In exponentiation, the base is the number b in an expression of the form bn.


The number n is called the exponent and the expression is known formally as exponentiation of b by n or the exponential of n with base b. It is more commonly expressed as "the nth power of b", "b to the nth power" or "b to the power n". For example, the fourth power of 10 is 10,000 because 104 = 10 × 10 × 10 × 10 = 10,000. The term power strictly refers to the entire expression, but is sometimes used to refer to the exponent.

Radix is the traditional term for base, but usually refers then to one of the common bases: decimal (10), binary (2), hexadecimal (16), or sexagesimal (60). When the concepts of variable and constant came to be distinguished, the process of exponentiation was seen to transcend the algebraic functions.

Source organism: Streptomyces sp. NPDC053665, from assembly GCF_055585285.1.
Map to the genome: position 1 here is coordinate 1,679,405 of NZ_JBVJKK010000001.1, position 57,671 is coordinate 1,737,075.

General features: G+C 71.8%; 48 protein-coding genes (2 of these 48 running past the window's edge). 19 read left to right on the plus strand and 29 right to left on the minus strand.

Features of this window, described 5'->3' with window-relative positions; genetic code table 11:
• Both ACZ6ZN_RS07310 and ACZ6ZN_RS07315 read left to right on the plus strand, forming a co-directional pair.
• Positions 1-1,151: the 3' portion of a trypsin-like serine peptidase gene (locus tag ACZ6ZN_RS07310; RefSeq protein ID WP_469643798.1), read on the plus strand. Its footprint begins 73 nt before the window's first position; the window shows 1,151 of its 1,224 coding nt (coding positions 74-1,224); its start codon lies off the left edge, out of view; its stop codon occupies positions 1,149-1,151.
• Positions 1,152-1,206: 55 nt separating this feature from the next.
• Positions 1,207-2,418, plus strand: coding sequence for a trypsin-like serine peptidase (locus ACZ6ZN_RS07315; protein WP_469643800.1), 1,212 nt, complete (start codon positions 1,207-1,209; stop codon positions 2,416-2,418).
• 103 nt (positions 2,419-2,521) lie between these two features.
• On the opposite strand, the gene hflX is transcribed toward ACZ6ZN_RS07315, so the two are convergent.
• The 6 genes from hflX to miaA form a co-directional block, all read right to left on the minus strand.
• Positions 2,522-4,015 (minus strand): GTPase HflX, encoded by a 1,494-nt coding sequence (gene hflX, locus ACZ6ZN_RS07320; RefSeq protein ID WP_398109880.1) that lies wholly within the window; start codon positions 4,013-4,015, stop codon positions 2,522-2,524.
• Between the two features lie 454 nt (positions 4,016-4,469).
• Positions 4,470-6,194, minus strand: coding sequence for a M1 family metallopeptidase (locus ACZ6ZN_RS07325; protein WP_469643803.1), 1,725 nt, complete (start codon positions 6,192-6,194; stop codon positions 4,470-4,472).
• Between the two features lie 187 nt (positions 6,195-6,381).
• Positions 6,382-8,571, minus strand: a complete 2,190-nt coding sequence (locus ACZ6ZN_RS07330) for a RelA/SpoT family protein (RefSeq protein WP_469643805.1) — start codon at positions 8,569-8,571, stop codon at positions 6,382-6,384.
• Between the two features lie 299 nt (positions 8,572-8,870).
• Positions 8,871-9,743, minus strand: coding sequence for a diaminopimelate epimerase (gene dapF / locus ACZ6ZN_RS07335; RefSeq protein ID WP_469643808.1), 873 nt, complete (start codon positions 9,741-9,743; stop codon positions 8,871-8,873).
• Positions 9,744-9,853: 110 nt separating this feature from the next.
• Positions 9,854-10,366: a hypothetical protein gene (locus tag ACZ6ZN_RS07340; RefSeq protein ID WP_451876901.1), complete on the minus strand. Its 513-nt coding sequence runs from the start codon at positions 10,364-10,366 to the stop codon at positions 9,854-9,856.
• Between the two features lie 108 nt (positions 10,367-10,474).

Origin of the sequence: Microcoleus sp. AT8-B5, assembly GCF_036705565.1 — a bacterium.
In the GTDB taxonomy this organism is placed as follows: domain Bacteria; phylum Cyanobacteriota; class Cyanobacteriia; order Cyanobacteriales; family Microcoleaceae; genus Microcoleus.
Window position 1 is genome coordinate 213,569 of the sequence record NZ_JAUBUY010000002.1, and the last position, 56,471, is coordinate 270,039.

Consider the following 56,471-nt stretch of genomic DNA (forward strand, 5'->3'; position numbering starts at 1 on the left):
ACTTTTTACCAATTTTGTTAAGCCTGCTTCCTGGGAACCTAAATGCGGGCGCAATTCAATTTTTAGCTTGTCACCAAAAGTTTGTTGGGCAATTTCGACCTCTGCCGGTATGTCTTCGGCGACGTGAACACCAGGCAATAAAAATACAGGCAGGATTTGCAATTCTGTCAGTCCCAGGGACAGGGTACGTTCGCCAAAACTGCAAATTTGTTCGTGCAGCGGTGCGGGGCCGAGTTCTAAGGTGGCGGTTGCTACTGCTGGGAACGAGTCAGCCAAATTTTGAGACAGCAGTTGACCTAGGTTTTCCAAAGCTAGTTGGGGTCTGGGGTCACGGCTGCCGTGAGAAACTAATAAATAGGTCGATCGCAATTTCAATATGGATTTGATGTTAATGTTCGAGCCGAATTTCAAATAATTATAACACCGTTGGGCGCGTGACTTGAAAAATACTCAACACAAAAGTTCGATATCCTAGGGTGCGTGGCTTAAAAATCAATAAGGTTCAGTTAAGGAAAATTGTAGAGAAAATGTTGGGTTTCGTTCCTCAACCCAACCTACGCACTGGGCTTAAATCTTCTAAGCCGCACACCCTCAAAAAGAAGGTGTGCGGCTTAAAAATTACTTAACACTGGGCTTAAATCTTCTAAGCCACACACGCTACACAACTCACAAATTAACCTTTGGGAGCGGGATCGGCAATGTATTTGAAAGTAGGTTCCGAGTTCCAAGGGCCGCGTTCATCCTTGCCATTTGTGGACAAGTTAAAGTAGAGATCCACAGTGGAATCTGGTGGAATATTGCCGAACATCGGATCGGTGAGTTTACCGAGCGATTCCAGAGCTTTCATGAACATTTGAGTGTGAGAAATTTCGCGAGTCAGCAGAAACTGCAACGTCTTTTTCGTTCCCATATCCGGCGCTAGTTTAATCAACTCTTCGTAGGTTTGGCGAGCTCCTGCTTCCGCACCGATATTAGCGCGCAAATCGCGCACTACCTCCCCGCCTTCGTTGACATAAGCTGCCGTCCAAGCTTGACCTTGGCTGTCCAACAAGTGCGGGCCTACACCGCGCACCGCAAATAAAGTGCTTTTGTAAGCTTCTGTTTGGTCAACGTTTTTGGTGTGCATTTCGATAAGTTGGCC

In his 1748 Introductio in analysin infinitorum, Leonhard Euler referred to "base a = 10" in an example. He referred to a as a "constant number" in an extensive consideration of the function F(z) = az. First z is a positive integer, then negative, then a fraction, or rational number.[1]: 155 



When the nth power of b equals a number a, or aNCR. = bn, then b is called an "nth root" of a. For example, 10 is a fourth root of 10,000. = 



The inverse function to exponentiation with base b (when it is well-defined) is called the logarithm to base b, denoted logb. Thus:

logb a = n.

For example, log10 10,000 = 4.